The columnist makes another important point. We need to be running more experiments like this:
Obviously that discovery is important in its own right. Jamie Oliver was correct to emphasise the importance of feeding schoolchildren good food. But the whole episode matters for another reason. Too often, critical scrutiny of what works and what doesn't in our society has been replaced by a pure emotional response. ...
Surely what counts is that a new idea was tried out on a respectable scale, and now we have a chance to figure out whether it worked. What astonishes me is that it took a television company and a celebrity chef to carry out a proper policy experiment.
But really, we already knew that healthy food is good for you. The big question, that any responsible parent has dealt with, is: "How do you get kids in the habit of eating healthy when we are surrounded by a culture of obesity?" When they are really young, you can easily control the menu by fiat, but when they get to the preteen years you have to instill some self-control. A perfectly healthy school menu does nothing if the kids ignore it and smuggle in junk for lunch.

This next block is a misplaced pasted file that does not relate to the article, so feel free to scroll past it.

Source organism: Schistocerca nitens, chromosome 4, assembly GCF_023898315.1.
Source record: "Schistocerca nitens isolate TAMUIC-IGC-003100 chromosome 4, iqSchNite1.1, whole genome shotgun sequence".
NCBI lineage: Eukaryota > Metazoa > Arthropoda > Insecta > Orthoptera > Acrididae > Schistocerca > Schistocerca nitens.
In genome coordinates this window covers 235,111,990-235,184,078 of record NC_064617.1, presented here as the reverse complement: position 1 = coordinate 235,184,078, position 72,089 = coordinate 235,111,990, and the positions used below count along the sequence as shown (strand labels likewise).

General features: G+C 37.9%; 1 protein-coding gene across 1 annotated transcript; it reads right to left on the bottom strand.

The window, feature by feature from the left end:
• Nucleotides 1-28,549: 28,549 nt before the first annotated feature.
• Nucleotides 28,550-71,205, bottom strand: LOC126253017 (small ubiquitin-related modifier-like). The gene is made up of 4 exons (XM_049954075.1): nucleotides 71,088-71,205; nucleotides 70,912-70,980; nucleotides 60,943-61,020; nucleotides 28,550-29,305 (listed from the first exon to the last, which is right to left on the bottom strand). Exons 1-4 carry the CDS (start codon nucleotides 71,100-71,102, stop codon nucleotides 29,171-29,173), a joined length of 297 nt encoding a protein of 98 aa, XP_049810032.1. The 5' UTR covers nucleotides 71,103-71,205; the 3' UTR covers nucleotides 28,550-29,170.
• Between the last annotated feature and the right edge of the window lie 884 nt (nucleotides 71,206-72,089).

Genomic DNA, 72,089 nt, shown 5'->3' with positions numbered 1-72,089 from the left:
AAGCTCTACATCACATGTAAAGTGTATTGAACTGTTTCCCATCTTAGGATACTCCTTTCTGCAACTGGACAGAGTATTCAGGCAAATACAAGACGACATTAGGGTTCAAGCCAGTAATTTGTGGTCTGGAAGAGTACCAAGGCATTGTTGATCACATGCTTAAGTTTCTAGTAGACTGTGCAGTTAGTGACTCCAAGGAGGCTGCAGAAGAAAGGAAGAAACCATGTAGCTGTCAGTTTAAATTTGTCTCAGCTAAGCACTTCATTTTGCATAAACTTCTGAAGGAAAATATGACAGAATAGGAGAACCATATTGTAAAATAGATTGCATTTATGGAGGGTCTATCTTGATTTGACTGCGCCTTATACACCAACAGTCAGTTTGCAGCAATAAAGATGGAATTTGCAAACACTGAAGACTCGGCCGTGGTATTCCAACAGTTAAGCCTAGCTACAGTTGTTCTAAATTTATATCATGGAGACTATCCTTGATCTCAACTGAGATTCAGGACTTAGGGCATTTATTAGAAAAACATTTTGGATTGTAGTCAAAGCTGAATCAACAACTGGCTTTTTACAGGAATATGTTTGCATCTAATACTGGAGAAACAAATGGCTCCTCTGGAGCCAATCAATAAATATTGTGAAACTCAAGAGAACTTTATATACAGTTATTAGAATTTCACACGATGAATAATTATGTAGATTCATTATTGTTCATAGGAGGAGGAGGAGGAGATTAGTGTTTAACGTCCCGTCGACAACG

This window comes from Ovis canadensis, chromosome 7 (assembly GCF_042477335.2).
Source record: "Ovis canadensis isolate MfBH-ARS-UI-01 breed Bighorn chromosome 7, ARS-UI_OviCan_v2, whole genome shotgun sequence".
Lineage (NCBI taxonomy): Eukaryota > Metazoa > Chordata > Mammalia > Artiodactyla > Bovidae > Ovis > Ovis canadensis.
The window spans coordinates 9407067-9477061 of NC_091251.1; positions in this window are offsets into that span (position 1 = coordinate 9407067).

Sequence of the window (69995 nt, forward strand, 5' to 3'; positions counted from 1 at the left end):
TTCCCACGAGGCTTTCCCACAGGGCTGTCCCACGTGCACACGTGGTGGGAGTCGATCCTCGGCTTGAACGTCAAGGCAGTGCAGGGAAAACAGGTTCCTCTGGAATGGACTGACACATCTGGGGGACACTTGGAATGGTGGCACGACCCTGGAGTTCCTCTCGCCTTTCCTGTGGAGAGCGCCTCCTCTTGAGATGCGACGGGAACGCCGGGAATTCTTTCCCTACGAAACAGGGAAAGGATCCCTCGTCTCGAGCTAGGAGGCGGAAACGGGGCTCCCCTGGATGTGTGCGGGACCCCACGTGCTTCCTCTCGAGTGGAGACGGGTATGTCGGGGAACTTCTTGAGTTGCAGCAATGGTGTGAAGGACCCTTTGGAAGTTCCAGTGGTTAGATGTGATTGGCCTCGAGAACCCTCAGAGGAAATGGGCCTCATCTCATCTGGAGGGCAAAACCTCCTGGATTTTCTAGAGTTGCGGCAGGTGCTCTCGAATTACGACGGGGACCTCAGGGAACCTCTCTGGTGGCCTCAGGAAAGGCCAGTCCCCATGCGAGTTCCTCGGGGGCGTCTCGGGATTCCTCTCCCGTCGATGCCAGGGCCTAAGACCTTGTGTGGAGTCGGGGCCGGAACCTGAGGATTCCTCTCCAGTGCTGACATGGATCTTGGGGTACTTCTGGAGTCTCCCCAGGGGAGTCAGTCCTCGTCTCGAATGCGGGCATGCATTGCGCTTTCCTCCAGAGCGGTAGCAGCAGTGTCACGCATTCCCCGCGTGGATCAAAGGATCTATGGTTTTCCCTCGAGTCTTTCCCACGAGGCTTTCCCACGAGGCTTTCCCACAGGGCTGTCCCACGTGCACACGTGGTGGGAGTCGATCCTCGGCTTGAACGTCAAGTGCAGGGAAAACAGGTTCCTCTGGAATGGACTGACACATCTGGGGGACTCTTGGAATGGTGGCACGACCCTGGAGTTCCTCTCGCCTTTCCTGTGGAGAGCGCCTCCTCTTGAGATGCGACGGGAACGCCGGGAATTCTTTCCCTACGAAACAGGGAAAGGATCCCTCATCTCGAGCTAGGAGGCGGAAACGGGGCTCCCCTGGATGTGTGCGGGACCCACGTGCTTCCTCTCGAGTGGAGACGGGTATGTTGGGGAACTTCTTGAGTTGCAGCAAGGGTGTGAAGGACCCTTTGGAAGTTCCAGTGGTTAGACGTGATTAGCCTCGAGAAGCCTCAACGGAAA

It seems to me that the best way would be to constantly tell them that unhealthy foods are childish, and that healthy foods are the mark of grown-ups, and that anyone who insists on eating unhealthy stuff is a baby. That would work especially well on that age group: "If you want to be treated like an adult, then you should eat like an adult."
But that strategy only works of parents do not eat junk. Kids are the ultimate hypocrisy detectors. They copy what we actually do, not what we say.